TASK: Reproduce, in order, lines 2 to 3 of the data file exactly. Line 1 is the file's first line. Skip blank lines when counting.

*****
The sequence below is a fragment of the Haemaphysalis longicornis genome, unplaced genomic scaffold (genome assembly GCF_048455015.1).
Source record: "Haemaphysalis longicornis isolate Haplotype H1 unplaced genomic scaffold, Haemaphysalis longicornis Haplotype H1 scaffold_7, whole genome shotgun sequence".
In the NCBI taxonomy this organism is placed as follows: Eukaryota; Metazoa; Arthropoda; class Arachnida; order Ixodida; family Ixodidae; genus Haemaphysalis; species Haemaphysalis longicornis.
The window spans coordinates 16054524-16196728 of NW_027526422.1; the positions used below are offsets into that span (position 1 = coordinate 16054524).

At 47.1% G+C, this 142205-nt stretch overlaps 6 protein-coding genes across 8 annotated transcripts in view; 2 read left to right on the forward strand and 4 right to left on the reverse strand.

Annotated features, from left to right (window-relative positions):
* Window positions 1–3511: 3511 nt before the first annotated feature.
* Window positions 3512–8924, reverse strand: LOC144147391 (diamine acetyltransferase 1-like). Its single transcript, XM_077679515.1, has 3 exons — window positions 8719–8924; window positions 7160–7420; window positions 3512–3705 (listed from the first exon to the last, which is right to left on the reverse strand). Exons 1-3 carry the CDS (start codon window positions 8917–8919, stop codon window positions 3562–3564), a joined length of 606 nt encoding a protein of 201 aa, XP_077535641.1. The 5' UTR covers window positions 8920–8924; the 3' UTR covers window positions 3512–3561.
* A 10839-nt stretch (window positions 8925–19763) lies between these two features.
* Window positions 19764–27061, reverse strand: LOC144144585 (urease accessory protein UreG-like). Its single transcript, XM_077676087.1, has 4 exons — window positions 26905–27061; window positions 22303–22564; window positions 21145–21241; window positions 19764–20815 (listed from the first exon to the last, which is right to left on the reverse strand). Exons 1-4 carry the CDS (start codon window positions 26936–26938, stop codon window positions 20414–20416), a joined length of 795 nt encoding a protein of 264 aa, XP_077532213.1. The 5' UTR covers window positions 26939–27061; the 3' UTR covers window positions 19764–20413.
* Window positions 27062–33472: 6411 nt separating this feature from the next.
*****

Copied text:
Source record: "Haemaphysalis longicornis isolate Haplotype H1 unplaced genomic scaffold, Haemaphysalis longicornis Haplotype H1 scaffold_7, whole genome shotgun sequence".
In the NCBI taxonomy this organism is placed as follows: Eukaryota; Metazoa; Arthropoda; class Arachnida; order Ixodida; family Ixodidae; genus Haemaphysalis; species Haemaphysalis longicornis.